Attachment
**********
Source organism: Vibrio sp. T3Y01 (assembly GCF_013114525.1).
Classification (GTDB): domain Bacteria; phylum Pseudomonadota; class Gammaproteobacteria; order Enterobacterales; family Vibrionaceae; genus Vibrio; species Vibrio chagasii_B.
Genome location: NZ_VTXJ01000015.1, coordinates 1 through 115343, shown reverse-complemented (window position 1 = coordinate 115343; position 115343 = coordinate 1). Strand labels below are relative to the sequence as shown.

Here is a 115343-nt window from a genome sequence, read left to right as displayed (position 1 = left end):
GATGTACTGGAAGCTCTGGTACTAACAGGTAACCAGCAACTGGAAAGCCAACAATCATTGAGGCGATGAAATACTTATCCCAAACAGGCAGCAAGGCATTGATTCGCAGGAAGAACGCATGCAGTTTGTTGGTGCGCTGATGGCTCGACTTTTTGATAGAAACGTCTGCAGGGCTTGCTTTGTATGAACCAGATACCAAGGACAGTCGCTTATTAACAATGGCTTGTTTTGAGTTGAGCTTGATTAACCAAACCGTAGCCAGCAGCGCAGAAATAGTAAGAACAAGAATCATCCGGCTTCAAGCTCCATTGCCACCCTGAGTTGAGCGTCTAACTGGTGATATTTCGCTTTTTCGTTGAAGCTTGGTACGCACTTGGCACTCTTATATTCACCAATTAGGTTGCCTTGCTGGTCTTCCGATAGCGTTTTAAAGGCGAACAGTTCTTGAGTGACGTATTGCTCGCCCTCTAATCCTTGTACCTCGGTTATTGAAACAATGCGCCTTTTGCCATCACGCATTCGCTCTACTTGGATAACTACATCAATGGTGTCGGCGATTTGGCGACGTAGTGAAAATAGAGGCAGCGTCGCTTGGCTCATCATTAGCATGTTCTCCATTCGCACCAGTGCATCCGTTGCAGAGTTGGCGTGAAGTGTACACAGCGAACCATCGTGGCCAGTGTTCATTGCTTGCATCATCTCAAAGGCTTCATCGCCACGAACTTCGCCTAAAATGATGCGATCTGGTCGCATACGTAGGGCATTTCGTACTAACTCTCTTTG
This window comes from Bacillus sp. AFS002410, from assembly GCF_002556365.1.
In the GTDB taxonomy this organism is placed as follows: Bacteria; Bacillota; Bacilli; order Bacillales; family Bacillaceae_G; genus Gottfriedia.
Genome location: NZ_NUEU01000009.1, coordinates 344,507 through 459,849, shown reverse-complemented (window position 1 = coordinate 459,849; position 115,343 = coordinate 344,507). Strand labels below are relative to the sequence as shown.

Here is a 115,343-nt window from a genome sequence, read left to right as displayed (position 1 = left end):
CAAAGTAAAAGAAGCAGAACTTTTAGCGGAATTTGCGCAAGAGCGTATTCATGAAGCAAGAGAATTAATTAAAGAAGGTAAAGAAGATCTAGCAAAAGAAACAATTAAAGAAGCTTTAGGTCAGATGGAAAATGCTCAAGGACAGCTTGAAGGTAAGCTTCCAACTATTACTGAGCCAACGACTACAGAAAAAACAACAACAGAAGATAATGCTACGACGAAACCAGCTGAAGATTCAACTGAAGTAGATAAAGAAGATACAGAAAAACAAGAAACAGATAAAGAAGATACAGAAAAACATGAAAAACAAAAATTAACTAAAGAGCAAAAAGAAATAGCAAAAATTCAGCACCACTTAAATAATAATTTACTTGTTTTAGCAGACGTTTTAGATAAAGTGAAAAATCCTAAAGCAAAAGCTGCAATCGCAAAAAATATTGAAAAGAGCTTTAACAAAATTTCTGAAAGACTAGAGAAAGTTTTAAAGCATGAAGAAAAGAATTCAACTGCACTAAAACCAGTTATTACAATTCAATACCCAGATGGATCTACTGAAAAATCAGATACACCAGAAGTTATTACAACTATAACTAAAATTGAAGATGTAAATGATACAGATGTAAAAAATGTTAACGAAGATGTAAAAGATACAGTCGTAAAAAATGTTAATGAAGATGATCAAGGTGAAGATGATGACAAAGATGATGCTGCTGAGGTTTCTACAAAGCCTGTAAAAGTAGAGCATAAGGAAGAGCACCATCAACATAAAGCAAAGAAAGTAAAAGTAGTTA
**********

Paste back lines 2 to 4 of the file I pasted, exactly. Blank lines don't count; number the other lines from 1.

Classification (GTDB): domain Bacteria; phylum Pseudomonadota; class Gammaproteobacteria; order Enterobacterales; family Vibrionaceae; genus Vibrio; species Vibrio chagasii_B.
Genome location: NZ_VTXJ01000015.1, coordinates 1 through 115343, shown reverse-complemented (window position 1 = coordinate 115343; position 115343 = coordinate 1). Strand labels below are relative to the sequence as shown.

Here is a 115343-nt window from a genome sequence, read left to right as displayed (position 1 = left end):